All the Money in the World Review: Ridley Scott (Just Barely) Pulls it Off

Photo Credit:http://ew.com/movies/2017/11/29/all-the-money-in-the-world-trailer-christopher-plummer/

As crazy as the story of John Paul Getty negotiating down his kidnapped grandson’s ransom is, one of the craziest stories of 2017 has been Kevin Spacey being cut from and replaced in All the Money in the World just a month before its release. It feels wrong to call the outpouring of accusations against those who committed sexual assault a victory, simply because so many people had to suffer for us to get to this point. But were director Ridley Scott and newly signed star Christopher Plummer to pull this off, All the Money in the World would be one of the few victories of this industry wide scandal—proof that art didn’t have to suffer at the hands of the artists who committed these heinous acts. The Hollywood version of the story would have the film go down as a classic, but in reality, it just has to be merely good. And it is good, though just barely.

Little about All the Money in the World‘s method of storytelling is enthralling, especially in the front half. Scott has rarely in his career been so torn between strong ideas and tension building, to the point where he doesn’t quite succeed in either at the start. As told here, the story of John Paul Getty III’s (Charlie Plummer) kidnapping in Rome in 1973, the event that starts the film, puts forward an effort to examine greed and celebrity. Through flashbacks, we meet J. Paul Getty (Christopher Plummer) as he extends an olive branch to his estranged son (Andrew Buchan) and his wife Gail Harris (Michelle Williams). But once his son gets involved in drugs and Gail divorces him, that olive branch snaps. This flashback-heavy portion of the film feels like Scott is jumping from one important piece of historical context to the next, without ever really pausing to let any of them resonate.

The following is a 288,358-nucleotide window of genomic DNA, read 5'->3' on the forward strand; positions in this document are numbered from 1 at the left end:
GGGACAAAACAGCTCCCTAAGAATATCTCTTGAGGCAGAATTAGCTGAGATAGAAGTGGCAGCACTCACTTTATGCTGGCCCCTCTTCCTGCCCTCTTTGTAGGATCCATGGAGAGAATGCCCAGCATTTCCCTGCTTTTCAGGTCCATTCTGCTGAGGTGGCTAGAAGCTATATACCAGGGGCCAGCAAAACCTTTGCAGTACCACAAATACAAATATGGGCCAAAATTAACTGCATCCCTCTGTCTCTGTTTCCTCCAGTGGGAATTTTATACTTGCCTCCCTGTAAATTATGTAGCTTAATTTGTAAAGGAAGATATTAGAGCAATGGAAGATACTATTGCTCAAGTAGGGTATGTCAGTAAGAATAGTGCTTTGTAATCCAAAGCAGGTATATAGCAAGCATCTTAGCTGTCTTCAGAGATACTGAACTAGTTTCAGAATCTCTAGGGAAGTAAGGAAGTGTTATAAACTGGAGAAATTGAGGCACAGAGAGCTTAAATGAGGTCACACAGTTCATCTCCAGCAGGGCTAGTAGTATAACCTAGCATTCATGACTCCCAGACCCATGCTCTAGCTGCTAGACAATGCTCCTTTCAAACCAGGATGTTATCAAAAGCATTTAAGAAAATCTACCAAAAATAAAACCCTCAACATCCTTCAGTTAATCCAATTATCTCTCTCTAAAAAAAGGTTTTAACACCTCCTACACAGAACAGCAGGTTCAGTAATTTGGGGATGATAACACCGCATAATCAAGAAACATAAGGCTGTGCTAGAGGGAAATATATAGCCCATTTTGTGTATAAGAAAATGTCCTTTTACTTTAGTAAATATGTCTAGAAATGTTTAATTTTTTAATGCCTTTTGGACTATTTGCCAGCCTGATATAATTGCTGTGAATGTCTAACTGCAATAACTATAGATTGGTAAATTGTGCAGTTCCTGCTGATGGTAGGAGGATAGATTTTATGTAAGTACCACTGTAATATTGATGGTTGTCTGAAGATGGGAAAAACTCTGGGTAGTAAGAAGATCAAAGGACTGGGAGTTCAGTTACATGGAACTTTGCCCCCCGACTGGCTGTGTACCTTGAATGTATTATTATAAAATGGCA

That’s where Plummer comes in, playing the notoriously frugal multi-billionaire with a touch of humanity beneath his calculated coldness. (It’s hard not to wonder if Spacey, given his recent Frank Underwood-style typecast, elicited a comparable level of nuance. Likely not.) He’s the glue that holds the film and all its ideas together, at least until the tension kicks in.

Once firmly focusing on the rescue effort of John Paul Getty III, the film’s narrative finds its footing in the difficult negotiations between the Getty estate, overseen by former CIA operative Fletcher Chase (Mark Wahlberg), and the boy’s captors. Scott puts on display his usual strengths honed over decades of filmmaking. There are some incredibly tense scenes here, though they’re successful more for how Scott builds his scenes than how he builds his characters.

But even though All the Money in the World has its notable shortcomings, that it’s successful at all is something of a miracle, considering what it took to make it to the big screen in a way Scott deemed ethical. It may not be the earth-shattering, middle-finger of a movie many of us wanted it to be, but I’ll take it. Grade: B-

By Matt Dougherty

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